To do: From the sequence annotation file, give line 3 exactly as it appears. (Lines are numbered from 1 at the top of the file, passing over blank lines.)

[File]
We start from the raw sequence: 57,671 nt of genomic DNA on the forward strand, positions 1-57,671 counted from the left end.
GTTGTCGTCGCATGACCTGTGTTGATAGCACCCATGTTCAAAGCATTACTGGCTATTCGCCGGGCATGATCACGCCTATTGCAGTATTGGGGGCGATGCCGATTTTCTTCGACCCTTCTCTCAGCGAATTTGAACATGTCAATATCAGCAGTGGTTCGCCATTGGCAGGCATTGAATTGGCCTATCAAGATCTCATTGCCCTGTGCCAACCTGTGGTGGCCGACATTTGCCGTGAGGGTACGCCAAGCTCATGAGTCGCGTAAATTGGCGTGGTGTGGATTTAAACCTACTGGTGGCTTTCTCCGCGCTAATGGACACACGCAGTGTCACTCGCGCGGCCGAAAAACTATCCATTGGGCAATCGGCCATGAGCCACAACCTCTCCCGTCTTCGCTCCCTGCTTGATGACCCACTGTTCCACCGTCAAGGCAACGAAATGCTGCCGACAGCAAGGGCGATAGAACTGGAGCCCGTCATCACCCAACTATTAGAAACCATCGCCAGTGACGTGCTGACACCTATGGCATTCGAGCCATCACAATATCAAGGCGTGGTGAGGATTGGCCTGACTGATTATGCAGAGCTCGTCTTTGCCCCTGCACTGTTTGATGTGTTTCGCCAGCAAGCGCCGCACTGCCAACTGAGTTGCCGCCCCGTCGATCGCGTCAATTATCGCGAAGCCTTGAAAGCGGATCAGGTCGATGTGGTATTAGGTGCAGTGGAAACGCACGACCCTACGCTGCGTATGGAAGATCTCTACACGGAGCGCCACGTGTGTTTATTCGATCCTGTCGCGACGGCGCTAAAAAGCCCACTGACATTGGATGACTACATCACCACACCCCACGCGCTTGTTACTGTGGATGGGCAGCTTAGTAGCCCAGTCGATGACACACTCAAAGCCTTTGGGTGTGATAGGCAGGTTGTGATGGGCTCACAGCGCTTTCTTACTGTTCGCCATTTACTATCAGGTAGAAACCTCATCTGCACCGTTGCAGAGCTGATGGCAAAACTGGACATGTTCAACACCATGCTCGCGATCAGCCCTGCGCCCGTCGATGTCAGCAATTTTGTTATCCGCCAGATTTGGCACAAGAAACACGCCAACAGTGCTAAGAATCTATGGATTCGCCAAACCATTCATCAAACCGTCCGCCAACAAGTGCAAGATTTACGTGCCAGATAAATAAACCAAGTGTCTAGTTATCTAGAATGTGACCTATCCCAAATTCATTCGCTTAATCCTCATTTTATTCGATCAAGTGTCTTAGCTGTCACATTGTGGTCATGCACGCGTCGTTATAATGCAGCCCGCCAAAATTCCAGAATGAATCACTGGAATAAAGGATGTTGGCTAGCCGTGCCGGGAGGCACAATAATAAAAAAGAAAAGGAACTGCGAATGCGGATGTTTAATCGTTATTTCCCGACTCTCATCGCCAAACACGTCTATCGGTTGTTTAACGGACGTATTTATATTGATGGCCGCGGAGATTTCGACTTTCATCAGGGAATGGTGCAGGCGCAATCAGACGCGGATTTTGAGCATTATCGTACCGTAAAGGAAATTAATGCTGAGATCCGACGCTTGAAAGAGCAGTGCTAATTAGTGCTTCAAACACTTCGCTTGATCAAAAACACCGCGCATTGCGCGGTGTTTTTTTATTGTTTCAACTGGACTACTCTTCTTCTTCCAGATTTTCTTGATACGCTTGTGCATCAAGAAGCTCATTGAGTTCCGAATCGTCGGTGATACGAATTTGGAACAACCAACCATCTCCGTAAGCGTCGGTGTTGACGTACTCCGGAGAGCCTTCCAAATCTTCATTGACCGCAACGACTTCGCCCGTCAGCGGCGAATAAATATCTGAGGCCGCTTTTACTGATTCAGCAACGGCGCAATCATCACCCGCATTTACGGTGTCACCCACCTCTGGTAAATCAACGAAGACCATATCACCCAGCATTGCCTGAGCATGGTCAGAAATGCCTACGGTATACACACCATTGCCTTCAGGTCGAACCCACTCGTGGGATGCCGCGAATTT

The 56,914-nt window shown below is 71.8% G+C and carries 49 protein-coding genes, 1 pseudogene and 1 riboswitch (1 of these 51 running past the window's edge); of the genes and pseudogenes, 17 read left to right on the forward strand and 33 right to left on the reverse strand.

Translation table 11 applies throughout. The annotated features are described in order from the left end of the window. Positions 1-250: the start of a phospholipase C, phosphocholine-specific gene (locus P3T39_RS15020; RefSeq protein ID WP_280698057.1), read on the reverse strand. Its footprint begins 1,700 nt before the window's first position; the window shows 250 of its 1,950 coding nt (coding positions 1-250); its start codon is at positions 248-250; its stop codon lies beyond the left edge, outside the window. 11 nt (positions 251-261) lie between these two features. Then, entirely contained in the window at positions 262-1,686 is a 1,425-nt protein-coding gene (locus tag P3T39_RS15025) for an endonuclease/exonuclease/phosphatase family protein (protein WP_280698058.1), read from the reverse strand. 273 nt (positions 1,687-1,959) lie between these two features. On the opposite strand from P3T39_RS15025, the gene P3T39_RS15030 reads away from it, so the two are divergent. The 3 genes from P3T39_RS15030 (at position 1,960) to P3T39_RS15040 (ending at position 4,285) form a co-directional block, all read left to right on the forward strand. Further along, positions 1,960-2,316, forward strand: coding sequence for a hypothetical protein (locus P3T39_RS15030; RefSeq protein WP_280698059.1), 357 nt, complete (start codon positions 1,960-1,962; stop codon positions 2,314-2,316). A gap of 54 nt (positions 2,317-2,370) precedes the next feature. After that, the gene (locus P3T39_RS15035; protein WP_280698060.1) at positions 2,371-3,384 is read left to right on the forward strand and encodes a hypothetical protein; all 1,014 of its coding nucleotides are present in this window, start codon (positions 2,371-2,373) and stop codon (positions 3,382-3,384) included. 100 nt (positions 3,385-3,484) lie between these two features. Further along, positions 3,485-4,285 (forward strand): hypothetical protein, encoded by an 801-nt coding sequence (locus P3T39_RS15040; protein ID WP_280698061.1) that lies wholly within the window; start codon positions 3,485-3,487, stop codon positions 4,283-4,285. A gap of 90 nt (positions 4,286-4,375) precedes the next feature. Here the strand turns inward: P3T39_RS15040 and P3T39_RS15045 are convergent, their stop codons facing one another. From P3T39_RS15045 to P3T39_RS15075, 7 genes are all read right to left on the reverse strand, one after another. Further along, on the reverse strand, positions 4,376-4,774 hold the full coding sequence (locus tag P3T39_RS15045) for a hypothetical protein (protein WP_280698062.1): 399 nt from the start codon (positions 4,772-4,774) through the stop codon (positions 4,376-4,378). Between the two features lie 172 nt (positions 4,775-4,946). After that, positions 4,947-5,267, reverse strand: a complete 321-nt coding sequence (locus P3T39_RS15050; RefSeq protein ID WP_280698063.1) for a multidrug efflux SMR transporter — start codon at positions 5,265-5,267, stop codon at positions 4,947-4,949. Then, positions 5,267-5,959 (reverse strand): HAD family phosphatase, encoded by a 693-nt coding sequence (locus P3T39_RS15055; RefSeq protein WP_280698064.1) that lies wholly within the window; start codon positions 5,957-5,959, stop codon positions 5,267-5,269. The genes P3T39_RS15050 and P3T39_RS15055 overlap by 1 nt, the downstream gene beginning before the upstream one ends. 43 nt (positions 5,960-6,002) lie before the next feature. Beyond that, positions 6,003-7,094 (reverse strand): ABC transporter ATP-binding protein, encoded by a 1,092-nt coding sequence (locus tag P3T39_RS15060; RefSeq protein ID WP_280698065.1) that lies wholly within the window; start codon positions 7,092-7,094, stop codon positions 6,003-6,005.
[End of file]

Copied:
The 56,914-nt window shown below is 71.8% G+C and carries 49 protein-coding genes, 1 pseudogene and 1 riboswitch (1 of these 51 running past the window's edge); of the genes and pseudogenes, 17 read left to right on the forward strand and 33 right to left on the reverse strand.